« Back to Our Blog

Spring Budget scraps Pension Lifetime Allowance (LTA)

Published on 21st March ahead of the new tax year starting on 6th April, the Spring Budget 2023 introduced a range of reforms for pension tax allowances. With more scope for pension savings, these new measures mean it’s a good time to review your retirement planning strategy.

The pension tax change making the biggest splash is the scrapping of the Lifetime Allowance (LTA) for pensions. This tax-free cap has been the cornerstone of pension tax planning since 2006, but rather than increasing the allowance to help pension savers, Chancellor Jeremy Hunt made the surprise move of abolishing the Pension LTA altogether.

The Spring Budget announcement also included several other significant adjustments to pension rules for the 2023–2024 tax year and beyond. Let’s take a look at the new measures to explore how they might affect you and your financial plans for retirement.

Why is the government abolishing the Pension LTA?

The Pension Lifetime Allowance (LTA) is the amount of money you can build up in your pension pot over your lifetime without having to pay an extra tax charge when you withdraw it. This was first introduced in 2006 by Gordon Brown and viewed as a kind of ‘wealth tax’ on the biggest savers, triggering a 55% tax charge for exceeding the LTA.

This allowance started at £1,500,000 in 2006, before increasing to £1,800,000 in 2010–2012, and gradually decreasing until being frozen at £1,073,100 from 2020–2026. This figure may seem more than enough for the average person with minimal pension savings, but it had the unintended consequence of affecting senior public service workers with high final salary pension schemes.

This meant that NHS employees, for example, were deterred from working and saving for longer by the high tax charge – contributing to NHS staff shortages. Chancellor Jeremy Hunt specified in his Spring Budget speech that the aim of removing the LTA is to encourage such senior workers to remain in the workforce for longer, or even to return to work after retiring early.

The abolition of the Pension LTA won’t just help NHS doctors and senior staff, though. Anyone who was considering retirement to avoid triggering the tax charge may now be incentivised to work for longer, keeping more experienced mid-to-high earners in employment.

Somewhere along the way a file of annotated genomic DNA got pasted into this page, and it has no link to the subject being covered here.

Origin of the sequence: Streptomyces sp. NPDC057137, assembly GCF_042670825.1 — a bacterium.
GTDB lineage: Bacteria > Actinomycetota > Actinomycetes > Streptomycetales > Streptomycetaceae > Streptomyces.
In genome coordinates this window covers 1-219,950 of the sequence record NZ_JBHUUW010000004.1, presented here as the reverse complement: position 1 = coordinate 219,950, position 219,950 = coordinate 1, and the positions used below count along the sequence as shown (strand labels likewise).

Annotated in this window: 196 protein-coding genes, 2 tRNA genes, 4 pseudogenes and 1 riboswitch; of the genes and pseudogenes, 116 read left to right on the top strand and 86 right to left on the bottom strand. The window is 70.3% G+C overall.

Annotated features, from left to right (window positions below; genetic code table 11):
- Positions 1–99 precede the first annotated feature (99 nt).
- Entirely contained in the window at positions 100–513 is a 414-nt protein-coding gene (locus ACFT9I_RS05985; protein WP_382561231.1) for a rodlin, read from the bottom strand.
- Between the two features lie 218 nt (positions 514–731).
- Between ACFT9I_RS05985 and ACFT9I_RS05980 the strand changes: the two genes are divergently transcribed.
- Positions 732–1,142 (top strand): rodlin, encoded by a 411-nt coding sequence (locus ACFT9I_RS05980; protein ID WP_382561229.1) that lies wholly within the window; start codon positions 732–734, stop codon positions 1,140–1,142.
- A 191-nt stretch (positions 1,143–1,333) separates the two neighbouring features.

To clarify, the pension savings cap will not be completely abolished until April 2024–2025, but LTA tax charges have been scrapped from April 2023–2024. This means you can contribute as much as you like to your pension savings from 6th April 2023 without worrying about the LTA charge, and anyone who withdraws their excess as a lump sum from this date onwards will only pay income tax rather than the much higher 55% LTA tax.

Is the Spring Budget changing other pension tax rules?

As of 6th April 2023, the Pension Lifetime Allowance has been reduced to 0%, and it will be fully removed next year with the 2024 Finance Bill. However, this isn’t the only change that pension savers should be aware of. Additional pension measures in the Spring Budget included:

  • Increasing the annual tax-free allowance from £40,000 to £60,000 (though previous limits will apply when carrying allowances forward from the previous 3 tax years).
  • Increasing the minimum tapered annual allowance for high earners from £4,000 to £10,000
    (plus adjusting the income threshold for this from £240,000 a year to £260,000).
  • Raising the Money Purchase Annual Allowance (MPAA) cap from £4,000 to £10,000 (the amount you can contribute to pension savings after accessing the pension from age 55).

These changes are mostly positive for pension savers, as they offer more tax relief. That said, the tax-free lump sum cap still remains – so the amount you can take out at commencement without being taxed is frozen at £268,275 (25% of the LTA).

Most people will welcome the increased pension allowances, especially considering that many other tax allowances – including personal income tax – have been frozen until 2028, and inflation continues to push workers into higher tax bands thanks to fiscal drag.

What does abolishing the Pension Lifetime Allowance mean for you?

If your combined pension savings are getting closer and closer to the Lifetime Allowance (LTA), the Spring Budget reforms could give you the opportunity to continue working while boosting your pension contributions for longer.

Of course, you’ll still have to be wary of other tax traps – your personal circumstances and where you live as a UK citizen will also affect your pension tax liabilities. Additionally, these rules could change again in the near future, as the Labour Party claims it will reintroduce the LTA
but with special exemptions for NHS doctors if Labour wins the next General Election.

Before taking any action regarding your pension, you may want to seek professional financial planning advice. At GBAC, our accountants in Barnsley offer efficient tax planning services that could help you get the most out of your retirement fund.

Give our team a call on 01226 298 298 to arrange a consultation and learn more about how our accounting services could benefit you and your financial future.